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Beta-carotene supplementation and cancer risk: a systematic review and metaanalysis of randomized controlled trials.

A surge in lung and stomach cancer risk is associated with regular use of beta-carotene supplements.

The objective of this study was to determine the relationship between the intake of beta-carotene supplements and the odds of developing cancer by meta-analysis. Researchers systematically reviewed data extracted from 9 randomized controlled trials (RCTs).

The researchers observed that smokers, asbestos workers, and individuals who regularly took 20-30mg of beta-carotene supplements per day had high risk of developing stomach and lung cancer. On the other hand, the usage of beta-carotene supplements was found to have no beneficial effect in the prevention of cancers of the skin, breast, prostate, colon, rectum, and pancreas. The results of this study provide evidence that further strengthen the hypothesis that the use of beta-carotene supplements may not inhibit the development of cancerous cells and tumors in the skin, breast, prostate, colon, rectum, and pancreas.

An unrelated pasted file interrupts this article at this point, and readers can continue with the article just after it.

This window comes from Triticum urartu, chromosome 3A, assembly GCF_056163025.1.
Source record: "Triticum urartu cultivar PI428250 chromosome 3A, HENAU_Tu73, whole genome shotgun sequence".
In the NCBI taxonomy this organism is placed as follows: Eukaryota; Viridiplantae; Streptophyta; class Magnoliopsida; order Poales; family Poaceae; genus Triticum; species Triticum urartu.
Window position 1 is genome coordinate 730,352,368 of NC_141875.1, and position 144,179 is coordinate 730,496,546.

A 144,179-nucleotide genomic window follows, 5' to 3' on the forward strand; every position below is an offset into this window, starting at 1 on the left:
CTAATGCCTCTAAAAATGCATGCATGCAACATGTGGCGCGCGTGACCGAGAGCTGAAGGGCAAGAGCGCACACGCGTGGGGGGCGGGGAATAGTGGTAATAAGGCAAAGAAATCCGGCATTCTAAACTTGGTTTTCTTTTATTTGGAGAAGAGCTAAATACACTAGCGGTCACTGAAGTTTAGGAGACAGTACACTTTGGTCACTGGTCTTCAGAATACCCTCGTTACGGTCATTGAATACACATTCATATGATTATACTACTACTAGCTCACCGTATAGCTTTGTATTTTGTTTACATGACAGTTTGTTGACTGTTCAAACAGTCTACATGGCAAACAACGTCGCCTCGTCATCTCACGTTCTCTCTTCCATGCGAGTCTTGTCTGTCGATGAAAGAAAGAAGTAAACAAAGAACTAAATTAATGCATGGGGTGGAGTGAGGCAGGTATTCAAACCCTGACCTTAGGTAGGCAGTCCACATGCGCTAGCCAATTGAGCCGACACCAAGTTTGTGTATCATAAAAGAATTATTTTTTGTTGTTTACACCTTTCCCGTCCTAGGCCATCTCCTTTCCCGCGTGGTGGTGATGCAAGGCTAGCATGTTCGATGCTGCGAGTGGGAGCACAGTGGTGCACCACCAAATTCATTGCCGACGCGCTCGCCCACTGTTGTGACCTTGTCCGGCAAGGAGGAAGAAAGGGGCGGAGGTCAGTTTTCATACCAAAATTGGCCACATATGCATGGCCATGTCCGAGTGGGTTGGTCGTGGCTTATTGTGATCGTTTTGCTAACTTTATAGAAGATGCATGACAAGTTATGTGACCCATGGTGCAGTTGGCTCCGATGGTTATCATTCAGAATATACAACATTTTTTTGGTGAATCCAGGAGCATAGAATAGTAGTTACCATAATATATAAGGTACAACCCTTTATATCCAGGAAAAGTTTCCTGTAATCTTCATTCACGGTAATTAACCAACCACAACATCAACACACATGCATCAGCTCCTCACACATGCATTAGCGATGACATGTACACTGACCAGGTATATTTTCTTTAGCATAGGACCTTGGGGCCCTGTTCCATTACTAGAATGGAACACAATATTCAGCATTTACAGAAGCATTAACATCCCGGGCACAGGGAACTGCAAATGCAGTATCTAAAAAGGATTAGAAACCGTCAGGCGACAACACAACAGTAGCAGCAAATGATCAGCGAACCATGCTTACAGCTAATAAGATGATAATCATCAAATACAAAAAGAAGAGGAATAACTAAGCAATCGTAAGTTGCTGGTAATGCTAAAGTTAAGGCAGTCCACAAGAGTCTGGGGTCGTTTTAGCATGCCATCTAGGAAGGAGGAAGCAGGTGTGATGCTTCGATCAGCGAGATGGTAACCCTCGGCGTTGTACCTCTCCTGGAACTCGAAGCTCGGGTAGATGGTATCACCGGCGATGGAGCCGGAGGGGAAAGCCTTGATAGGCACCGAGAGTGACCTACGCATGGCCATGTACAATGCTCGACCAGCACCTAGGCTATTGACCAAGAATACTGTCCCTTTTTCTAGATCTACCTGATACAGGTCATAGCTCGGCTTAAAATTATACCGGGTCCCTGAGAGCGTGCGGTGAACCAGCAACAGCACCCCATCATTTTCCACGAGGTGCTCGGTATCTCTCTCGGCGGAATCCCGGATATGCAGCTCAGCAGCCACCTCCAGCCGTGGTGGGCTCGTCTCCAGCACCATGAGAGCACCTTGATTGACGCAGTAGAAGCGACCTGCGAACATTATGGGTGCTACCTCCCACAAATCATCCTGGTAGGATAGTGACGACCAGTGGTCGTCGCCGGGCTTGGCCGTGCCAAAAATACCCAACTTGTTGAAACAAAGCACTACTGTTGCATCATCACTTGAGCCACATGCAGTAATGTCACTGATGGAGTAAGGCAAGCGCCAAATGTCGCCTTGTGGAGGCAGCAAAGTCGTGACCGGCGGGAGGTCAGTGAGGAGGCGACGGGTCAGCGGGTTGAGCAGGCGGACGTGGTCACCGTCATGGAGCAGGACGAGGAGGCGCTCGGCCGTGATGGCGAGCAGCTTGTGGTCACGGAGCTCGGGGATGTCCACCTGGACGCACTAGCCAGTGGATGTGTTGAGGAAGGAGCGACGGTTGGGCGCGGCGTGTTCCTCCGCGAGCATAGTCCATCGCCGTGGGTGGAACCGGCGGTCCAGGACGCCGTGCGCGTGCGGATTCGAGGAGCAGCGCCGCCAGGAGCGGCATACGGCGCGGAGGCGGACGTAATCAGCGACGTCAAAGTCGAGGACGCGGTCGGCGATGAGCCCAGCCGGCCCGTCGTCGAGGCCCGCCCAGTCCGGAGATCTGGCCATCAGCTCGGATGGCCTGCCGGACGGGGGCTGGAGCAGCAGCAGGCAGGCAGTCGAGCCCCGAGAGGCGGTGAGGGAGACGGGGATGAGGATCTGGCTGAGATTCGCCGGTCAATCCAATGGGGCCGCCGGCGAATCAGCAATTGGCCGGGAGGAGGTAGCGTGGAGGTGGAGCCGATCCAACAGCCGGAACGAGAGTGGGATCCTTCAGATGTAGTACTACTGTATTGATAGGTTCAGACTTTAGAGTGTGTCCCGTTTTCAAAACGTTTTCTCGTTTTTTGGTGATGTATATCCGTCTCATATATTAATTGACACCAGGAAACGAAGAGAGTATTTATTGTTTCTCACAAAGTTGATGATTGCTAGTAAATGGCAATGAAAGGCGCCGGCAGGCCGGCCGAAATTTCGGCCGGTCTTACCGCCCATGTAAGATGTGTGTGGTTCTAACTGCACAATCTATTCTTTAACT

Research Summary Information

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